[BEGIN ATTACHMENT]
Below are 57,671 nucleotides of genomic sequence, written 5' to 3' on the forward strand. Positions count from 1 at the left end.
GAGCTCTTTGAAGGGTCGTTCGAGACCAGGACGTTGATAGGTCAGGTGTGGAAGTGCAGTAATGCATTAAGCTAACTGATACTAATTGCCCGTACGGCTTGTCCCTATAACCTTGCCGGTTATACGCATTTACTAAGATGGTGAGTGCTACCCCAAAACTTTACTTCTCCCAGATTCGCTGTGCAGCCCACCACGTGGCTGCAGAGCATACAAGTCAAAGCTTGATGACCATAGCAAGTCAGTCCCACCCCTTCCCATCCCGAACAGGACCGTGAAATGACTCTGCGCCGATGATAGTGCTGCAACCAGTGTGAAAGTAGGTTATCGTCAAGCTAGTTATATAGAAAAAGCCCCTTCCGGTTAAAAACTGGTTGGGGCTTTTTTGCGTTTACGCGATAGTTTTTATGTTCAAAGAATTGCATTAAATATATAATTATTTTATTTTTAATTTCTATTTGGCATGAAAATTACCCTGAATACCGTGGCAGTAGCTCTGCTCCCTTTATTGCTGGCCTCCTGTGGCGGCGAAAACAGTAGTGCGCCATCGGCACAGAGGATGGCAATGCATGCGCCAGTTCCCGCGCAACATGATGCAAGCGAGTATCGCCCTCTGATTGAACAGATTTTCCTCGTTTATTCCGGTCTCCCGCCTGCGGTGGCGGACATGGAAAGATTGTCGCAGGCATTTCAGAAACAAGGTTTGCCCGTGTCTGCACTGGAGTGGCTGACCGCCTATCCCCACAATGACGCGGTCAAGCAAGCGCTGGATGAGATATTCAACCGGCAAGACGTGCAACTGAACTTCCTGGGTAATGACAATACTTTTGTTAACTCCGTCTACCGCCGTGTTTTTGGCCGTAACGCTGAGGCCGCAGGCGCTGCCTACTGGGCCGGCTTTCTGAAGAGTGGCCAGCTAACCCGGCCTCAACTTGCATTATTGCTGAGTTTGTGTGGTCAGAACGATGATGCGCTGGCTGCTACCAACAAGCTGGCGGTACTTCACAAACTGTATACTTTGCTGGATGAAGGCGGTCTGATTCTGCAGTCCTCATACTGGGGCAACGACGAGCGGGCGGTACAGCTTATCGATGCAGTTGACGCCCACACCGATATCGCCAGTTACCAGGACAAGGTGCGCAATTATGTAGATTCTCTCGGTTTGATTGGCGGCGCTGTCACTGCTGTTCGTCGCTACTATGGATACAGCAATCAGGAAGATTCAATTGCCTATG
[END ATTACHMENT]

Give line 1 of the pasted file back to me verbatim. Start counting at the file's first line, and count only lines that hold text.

Below are 57,671 nucleotides of genomic sequence, written 5' to 3' on the forward strand. Positions count from 1 at the left end.